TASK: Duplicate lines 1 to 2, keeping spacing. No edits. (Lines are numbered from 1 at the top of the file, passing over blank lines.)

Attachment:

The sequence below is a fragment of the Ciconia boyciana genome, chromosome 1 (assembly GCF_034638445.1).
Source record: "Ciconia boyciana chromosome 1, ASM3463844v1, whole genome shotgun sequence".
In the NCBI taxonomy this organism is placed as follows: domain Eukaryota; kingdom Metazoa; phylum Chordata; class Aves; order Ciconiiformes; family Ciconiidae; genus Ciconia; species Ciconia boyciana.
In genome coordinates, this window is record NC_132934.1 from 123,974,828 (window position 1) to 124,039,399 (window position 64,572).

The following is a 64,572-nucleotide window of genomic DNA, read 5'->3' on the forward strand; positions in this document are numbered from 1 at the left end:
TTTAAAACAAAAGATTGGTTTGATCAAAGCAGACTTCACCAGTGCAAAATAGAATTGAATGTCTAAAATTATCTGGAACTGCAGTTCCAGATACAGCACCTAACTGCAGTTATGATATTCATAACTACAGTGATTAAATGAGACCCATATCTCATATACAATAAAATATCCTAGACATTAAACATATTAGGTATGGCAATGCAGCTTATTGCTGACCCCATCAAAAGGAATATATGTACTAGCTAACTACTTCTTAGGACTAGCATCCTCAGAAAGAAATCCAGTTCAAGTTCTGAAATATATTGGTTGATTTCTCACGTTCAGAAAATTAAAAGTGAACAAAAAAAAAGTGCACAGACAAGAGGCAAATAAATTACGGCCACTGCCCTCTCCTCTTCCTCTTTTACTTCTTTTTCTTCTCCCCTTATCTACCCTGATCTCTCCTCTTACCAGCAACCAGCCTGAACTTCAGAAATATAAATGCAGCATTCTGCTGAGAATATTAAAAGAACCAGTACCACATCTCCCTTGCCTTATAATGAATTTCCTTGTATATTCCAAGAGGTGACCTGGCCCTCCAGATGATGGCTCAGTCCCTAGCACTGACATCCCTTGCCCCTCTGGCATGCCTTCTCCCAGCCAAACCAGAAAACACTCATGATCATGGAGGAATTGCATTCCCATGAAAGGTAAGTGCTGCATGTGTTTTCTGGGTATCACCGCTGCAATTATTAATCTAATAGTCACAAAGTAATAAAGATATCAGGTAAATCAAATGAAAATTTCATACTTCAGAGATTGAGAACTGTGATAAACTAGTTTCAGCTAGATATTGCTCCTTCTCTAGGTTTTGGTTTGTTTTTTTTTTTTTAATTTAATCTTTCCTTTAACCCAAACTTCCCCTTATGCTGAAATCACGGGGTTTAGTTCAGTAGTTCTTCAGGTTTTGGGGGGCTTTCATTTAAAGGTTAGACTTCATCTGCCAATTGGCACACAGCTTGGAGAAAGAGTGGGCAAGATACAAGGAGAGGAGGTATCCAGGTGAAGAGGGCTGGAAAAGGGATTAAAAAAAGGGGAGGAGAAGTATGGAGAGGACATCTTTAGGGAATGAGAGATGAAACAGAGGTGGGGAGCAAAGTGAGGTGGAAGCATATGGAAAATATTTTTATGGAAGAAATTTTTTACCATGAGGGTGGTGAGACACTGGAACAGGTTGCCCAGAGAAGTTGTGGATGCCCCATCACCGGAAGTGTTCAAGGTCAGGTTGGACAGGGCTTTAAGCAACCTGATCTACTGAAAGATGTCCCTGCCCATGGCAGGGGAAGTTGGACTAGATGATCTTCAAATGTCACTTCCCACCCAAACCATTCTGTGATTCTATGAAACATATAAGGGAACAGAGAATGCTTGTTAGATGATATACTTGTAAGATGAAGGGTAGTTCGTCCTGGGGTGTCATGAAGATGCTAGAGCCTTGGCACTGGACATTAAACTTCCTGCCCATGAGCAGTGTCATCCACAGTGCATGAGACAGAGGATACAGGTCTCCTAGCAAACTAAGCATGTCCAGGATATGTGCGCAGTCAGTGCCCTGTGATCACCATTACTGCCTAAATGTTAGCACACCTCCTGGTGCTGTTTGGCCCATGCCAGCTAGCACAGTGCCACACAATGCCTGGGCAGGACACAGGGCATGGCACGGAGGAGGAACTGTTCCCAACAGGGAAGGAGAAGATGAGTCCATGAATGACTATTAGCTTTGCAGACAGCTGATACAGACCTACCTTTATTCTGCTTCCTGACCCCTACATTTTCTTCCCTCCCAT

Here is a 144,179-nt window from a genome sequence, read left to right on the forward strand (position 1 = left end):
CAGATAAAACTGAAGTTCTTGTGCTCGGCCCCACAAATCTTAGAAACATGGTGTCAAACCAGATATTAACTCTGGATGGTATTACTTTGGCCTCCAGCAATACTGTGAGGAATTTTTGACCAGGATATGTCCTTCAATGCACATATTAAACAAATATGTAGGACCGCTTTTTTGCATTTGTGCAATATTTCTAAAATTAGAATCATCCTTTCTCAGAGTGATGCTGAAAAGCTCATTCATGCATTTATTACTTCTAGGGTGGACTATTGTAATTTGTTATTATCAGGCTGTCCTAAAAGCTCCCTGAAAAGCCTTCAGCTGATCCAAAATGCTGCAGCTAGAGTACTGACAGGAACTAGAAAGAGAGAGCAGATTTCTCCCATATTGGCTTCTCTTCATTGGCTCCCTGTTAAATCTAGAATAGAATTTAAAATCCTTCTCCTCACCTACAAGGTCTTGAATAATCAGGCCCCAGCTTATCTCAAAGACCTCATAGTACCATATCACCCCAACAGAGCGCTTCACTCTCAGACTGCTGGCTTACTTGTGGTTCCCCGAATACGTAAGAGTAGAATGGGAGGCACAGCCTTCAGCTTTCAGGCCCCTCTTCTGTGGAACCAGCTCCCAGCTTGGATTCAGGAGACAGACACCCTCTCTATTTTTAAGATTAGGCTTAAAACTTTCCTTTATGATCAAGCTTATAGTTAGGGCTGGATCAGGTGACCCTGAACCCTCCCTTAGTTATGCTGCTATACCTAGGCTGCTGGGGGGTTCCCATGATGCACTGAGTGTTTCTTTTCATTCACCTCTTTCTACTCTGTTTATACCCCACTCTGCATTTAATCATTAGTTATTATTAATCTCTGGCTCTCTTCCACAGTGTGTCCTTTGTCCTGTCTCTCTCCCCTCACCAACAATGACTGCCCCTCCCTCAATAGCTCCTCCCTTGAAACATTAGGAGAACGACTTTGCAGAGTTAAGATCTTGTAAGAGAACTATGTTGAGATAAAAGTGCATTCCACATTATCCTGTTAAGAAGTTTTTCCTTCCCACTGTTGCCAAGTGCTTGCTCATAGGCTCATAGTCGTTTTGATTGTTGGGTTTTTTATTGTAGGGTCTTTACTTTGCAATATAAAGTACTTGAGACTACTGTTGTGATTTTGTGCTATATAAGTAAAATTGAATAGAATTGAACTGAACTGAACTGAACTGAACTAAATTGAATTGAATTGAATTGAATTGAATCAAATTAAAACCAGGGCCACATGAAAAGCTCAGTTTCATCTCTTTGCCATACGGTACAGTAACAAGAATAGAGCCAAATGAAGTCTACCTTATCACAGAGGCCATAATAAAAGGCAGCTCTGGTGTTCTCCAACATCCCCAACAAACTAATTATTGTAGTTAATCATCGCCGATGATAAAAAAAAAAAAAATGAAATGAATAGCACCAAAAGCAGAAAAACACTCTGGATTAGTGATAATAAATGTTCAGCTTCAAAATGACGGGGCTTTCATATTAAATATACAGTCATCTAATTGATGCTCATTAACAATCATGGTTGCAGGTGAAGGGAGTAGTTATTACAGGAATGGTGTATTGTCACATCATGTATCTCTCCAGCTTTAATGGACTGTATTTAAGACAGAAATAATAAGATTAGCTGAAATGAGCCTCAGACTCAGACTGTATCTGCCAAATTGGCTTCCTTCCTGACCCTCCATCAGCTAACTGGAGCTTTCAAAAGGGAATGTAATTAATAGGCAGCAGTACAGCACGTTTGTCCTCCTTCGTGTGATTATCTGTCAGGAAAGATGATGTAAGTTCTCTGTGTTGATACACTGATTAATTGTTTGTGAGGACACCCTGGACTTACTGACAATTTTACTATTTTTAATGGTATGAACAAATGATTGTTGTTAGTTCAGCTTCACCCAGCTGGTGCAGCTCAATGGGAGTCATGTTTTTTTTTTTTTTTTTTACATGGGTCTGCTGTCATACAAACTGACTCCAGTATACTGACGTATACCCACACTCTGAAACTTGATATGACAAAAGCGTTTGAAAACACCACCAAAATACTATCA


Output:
The sequence below is a fragment of the Ciconia boyciana genome, chromosome 1 (assembly GCF_034638445.1).
Source record: "Ciconia boyciana chromosome 1, ASM3463844v1, whole genome shotgun sequence".